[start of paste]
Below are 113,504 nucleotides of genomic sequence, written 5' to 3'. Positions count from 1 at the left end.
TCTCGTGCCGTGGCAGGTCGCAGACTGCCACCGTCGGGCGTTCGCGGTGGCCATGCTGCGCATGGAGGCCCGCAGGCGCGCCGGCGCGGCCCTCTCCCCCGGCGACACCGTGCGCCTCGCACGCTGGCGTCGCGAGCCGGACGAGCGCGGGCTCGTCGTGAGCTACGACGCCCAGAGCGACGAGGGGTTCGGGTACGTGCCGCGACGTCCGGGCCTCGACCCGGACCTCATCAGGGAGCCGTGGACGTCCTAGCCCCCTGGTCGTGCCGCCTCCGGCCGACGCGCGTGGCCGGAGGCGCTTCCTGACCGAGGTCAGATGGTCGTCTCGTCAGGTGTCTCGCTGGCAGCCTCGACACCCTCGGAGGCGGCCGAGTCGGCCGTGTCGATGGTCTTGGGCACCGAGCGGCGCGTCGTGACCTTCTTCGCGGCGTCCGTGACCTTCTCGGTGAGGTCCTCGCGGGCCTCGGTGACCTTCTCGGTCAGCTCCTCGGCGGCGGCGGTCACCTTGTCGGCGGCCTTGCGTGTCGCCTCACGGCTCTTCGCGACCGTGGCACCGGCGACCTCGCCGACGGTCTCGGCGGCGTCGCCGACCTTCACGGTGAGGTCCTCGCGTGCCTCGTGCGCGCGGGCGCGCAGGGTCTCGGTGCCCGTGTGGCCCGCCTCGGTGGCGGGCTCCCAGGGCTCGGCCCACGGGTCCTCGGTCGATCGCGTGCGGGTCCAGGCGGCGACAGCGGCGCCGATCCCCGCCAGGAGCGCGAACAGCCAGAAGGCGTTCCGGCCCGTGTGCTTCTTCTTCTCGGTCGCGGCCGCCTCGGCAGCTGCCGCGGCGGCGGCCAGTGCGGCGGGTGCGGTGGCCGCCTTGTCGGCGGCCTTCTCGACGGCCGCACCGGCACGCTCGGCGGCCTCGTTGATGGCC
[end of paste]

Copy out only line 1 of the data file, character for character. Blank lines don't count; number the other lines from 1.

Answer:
Below are 113,504 nucleotides of genomic sequence, written 5' to 3'. Positions count from 1 at the left end.